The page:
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August 20, 1998
Death of Boris Kadomtsev
Academician Boris B. Kadomtsev, pioneer researcher of the world fusion program and one of its most prolific scientists, passed away on August 18 in Moscow. At the time of his death he was Director of the Institute of Nuclear Fusion at the Russian Research Centre "Kurchatov Institute." An announcement from the Kurchatov stated, "We announce with great sadness that, after a long and severe illness, Academician B. Kadomtsev passed away on Tuesday 18 August 1998. This is an immense loss for his wife, Antonine, and his family, for the fusion community and for all of us. We have lost an outstanding physicist, one of the founders of thermonuclear plasma physics, one of the leaders of the Russian theoretical school, and a stalwart supporter of the ITER project. The funeral will take place in Moscow on 24th August. Messages of sympathy and condolences should be sent to the Russian Academy of Science and to the Kurchatov Institute and will be forwarded to the family." (RSC Kurchatov Institute, Kurchatov Square 1, 123182 Moscow, Russia; fax: 95-943-0073; email to G. Eliseev: email@example.com).
Boris graduated in physics from Moscow University in 1951 and worked at the Institute of Physics and Energetics in Obninsk until 1956. In 1956 he joined M. A. Leontovich's theory group at Kurchatov Institute. In 1970 he became Acadamician of the USSR Academy of Sciences and was awarded the State Prize of the USSR in the same year. Since 1971 he also held a Chair of Plasma Physics at Moscow Institute of Physics and Technology. In 1973, after the death of L. A. Artsimovich, he became Director of the fusion program at Kurchatov Institute. He was awarded the Lenin Prize in 1984. In 1990 he was presented with Fusion Power Associates Leadership Award. Recently, he was notified that he had been selected by the American Physical Society Division of Plasma Physics to be the recipient of its 1998 Maxwell Prize.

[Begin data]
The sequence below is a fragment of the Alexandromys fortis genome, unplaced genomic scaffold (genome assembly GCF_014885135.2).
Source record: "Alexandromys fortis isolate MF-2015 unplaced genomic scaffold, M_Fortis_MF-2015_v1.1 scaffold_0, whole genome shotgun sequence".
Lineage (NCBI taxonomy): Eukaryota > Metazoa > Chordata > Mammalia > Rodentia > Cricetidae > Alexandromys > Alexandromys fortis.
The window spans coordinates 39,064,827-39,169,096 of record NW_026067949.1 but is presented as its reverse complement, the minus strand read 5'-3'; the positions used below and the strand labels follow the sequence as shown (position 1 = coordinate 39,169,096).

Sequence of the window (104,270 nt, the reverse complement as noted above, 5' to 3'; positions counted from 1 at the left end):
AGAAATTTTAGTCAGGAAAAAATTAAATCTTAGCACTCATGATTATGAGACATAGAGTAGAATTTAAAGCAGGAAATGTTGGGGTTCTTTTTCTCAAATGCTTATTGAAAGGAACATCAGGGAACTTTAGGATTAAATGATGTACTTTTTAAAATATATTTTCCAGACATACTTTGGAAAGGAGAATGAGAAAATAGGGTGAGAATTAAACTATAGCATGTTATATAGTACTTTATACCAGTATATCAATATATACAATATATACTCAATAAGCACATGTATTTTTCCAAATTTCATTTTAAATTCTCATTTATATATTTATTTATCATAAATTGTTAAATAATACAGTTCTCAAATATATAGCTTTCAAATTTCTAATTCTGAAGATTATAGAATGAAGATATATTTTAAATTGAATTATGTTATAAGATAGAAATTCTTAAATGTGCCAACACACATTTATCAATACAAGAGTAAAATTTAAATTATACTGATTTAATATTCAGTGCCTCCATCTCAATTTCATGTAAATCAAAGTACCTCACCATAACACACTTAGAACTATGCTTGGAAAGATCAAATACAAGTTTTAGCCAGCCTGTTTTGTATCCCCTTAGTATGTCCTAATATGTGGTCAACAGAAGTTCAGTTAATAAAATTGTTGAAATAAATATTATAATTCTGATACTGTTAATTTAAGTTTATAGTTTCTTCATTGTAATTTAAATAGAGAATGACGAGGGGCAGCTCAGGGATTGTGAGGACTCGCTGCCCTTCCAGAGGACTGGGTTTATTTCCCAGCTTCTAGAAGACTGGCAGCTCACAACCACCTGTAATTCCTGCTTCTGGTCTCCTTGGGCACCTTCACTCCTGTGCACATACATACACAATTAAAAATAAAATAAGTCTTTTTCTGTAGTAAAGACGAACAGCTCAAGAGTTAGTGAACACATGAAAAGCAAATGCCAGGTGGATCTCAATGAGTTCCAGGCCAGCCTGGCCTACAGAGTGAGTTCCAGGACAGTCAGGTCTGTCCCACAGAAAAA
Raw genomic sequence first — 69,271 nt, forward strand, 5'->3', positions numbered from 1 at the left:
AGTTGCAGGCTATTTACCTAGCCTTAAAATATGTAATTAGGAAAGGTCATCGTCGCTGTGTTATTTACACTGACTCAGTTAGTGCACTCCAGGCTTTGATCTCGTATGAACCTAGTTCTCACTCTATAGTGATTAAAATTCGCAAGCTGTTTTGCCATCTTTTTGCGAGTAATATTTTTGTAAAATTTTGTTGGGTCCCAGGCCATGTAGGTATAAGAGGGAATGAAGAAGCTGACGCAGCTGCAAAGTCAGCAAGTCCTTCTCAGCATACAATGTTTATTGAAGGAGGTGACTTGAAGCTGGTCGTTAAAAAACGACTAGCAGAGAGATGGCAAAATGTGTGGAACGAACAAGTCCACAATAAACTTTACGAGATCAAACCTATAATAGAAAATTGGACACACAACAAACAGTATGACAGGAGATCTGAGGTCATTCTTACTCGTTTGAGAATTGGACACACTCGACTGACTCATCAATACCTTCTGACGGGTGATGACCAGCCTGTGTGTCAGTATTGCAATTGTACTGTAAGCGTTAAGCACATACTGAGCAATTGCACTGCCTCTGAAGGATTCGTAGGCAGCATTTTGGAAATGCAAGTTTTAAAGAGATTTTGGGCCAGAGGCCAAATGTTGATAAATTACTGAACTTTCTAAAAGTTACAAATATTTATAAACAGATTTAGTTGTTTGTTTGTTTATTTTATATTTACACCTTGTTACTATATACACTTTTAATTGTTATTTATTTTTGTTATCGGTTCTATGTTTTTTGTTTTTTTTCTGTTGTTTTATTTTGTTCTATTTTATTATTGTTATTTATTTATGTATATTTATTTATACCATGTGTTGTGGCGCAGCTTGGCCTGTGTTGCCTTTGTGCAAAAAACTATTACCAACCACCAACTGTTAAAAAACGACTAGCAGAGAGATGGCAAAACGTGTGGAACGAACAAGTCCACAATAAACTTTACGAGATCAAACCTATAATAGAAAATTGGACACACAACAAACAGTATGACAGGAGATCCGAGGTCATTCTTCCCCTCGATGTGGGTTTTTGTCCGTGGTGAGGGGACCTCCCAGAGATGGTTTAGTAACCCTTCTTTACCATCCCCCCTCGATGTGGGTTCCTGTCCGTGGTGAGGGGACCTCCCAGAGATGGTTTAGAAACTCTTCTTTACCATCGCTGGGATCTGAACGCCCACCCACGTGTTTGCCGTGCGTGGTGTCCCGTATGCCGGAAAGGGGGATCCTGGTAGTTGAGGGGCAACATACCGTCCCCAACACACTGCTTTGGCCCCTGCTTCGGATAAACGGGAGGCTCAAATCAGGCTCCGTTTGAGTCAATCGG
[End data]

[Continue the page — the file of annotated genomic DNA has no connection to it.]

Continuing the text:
Boris was well known to fusion scientists throughout the world, not only for his key scientific contributions but also for his warm, outgoing personality and engaging human qualities. He was a man whom it was impossible not to love. Prineton scientist Paul Rutherford commented, "Boris Kadomtsev provided the inspirations to an entire generations of plasma theorists by his genius in applying the most advanced theoretical techniques to the most practical problems of actual fusion plasmass." Fred Ribe, former director of the U. S. fusion program at Los Alamos, said "I have the greatest admiration for Boris as a great scientist and an outstanding human being. I feel a personal loss." Livermore National Laboratory fusion pioneer Dick Post said, "All of us in the fusion community will miss him, as he consistently 'stayed the course' in fusion and contributed enormously to our field in all its aspects." MIT professor Bruno Coppi said, "His ability was truly exceptional. There are no words to express the depth of this loss." University of California professor emeritus Marshall Rosenbluth said, "There is a story told about a scientist who every day would look in his mirror and ask: 'Mirror, mirror on the wall,who is the smartest of us all?' But the image he saw was always of Boris! He was not only the smartest but one of the nicest, and a friend and colleague of total integrity." Tadashi Sekiguchi, Tokyo University professor emeritus, said "I have received with with the greatest sorrow the notification on Academician Boris Kadomtsev's death. He was really one of the giant theoretical leaders in our academic society and was yet a scientist of warmhearted personality. Together with my Japanese colleagues, I wish to present our deepest condolences toward his family." He speaks for us all.